Materials: plastic sheets, painter’s tape, respirator, gloves, goggles
There's no way around it: this project is going to get messy. You can do a few things to try to limit the mess and make your clean-up afterwards easier. For starters, move furniture away from the wall as much as possible. Plaster and drywall dust will get everywhere while you're working, and it's harder to clean big pieces of furniture. Then, start laying a plastic drop sheet below your work space. You’ll want to catch as much on the plastic as possible to protect your floors. Tape the plastic sheet down with painter's tape so it doesn't slide as you're working. It's a good idea to use the plastic sheet to cover any nearby vents as well to prevent dust from getting into your home's heating and cooling ducts.
The last important thing to do before you start is to prepare yourself for the job you're about to do. Exposing the wall will create dust that you don't want to breathe in or get in your eyes, so goggles and a respirator are necessities. And, because you'll be working with a lot of rough, sharp surfaces, work gloves will help keep your hands from getting too scratched up.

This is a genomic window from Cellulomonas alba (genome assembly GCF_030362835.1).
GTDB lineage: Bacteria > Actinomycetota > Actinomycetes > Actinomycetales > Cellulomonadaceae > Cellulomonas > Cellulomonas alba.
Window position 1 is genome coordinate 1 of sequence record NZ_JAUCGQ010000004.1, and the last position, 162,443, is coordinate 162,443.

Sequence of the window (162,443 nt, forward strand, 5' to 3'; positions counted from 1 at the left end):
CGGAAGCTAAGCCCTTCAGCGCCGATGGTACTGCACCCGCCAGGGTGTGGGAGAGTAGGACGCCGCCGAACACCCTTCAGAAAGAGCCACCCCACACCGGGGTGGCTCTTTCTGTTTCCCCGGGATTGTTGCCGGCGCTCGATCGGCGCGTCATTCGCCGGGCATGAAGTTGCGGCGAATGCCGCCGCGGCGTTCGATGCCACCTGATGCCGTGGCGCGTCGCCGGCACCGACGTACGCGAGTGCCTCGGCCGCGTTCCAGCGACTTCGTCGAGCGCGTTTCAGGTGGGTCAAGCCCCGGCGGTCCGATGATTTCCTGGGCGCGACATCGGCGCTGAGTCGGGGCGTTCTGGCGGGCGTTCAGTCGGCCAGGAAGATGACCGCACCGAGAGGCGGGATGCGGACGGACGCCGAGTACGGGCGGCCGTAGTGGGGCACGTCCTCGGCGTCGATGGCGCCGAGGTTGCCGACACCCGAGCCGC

Materials: hammer, chisel, crowbar
This is the part of the job where you can be less gentle (within reason). Using the hammer and chisel, start making small cracks in the drywall or plaster. Then, use the crowbar to wedge in between the covering and pry it off slowly. The pieces in the middle of the wall may come off in larger chunks. If there are some stubborn pieces near the edges of the wall, be a bit more accurate with your chisel, and pry carefully so you don't damage the nearby walls you're not planning to expose.
Materials: wire brush, water, salt, dish soap, sponge, brick sealant, paint roller
Once your wall is exposed, it's time to clean it up and protect it. This is one of the messiest parts of the project, so don't tear up that plastic sheet just yet!
Take a wire brush and give every inch of the wall a good scrub. You want to loosen up and get rid of any remaining plaster or drywall still clinging to the brick. This will create a lot of dust, but when this part of the clean-up is done, you're left with nothing but the brick you've been working for.